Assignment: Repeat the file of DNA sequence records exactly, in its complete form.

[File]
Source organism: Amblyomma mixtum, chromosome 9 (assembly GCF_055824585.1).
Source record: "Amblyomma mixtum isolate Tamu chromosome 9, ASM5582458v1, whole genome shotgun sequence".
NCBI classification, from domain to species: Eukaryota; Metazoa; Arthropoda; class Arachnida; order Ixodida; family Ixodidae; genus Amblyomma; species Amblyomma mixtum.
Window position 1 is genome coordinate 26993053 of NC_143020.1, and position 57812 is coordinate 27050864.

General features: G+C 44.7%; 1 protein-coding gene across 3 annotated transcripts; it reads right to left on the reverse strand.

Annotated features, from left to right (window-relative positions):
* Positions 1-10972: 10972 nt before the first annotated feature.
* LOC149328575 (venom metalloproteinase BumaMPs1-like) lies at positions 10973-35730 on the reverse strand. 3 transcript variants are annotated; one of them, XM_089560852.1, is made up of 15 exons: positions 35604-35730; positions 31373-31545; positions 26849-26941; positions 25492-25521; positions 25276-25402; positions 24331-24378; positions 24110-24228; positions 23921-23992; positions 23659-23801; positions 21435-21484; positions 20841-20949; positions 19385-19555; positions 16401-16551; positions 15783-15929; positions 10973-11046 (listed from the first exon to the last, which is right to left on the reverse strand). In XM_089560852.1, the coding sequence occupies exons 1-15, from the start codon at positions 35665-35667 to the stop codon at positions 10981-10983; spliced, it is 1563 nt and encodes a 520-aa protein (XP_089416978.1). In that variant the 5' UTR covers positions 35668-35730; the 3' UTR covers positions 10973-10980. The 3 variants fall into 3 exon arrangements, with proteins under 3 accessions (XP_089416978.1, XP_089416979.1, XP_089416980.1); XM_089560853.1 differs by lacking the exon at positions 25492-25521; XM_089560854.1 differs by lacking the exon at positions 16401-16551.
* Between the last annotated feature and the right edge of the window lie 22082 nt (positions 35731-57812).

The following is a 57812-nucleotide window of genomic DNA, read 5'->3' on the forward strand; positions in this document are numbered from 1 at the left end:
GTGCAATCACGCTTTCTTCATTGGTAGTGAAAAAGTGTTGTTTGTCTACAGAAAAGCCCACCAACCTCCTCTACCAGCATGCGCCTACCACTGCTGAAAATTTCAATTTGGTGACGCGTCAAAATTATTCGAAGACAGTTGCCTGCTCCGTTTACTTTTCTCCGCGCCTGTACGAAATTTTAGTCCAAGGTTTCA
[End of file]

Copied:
Source organism: Amblyomma mixtum, chromosome 9 (assembly GCF_055824585.1).
Source record: "Amblyomma mixtum isolate Tamu chromosome 9, ASM5582458v1, whole genome shotgun sequence".
NCBI classification, from domain to species: Eukaryota; Metazoa; Arthropoda; class Arachnida; order Ixodida; family Ixodidae; genus Amblyomma; species Amblyomma mixtum.
Window position 1 is genome coordinate 26993053 of NC_143020.1, and position 57812 is coordinate 27050864.

General features: G+C 44.7%; 1 protein-coding gene across 3 annotated transcripts; it reads right to left on the reverse strand.

Annotated features, from left to right (window-relative positions):
* Positions 1-10972: 10972 nt before the first annotated feature.
* LOC149328575 (venom metalloproteinase BumaMPs1-like) lies at positions 10973-35730 on the reverse strand. 3 transcript variants are annotated; one of them, XM_089560852.1, is made up of 15 exons: positions 35604-35730; positions 31373-31545; positions 26849-26941; positions 25492-25521; positions 25276-25402; positions 24331-24378; positions 24110-24228; positions 23921-23992; positions 23659-23801; positions 21435-21484; positions 20841-20949; positions 19385-19555; positions 16401-16551; positions 15783-15929; positions 10973-11046 (listed from the first exon to the last, which is right to left on the reverse strand). In XM_089560852.1, the coding sequence occupies exons 1-15, from the start codon at positions 35665-35667 to the stop codon at positions 10981-10983; spliced, it is 1563 nt and encodes a 520-aa protein (XP_089416978.1). In that variant the 5' UTR covers positions 35668-35730; the 3' UTR covers positions 10973-10980. The 3 variants fall into 3 exon arrangements, with proteins under 3 accessions (XP_089416978.1, XP_089416979.1, XP_089416980.1); XM_089560853.1 differs by lacking the exon at positions 25492-25521; XM_089560854.1 differs by lacking the exon at positions 16401-16551.
* Between the last annotated feature and the right edge of the window lie 22082 nt (positions 35731-57812).

The following is a 57812-nucleotide window of genomic DNA, read 5'->3' on the forward strand; positions in this document are numbered from 1 at the left end:
GTGCAATCACGCTTTCTTCATTGGTAGTGAAAAAGTGTTGTTTGTCTACAGAAAAGCCCACCAACCTCCTCTACCAGCATGCGCCTACCACTGCTGAAAATTTCAATTTGGTGACGCGTCAAAATTATTCGAAGACAGTTGCCTGCTCCGTTTACTTTTCTCCGCGCCTGTACGAAATTTTAGTCCAAGGTTTCA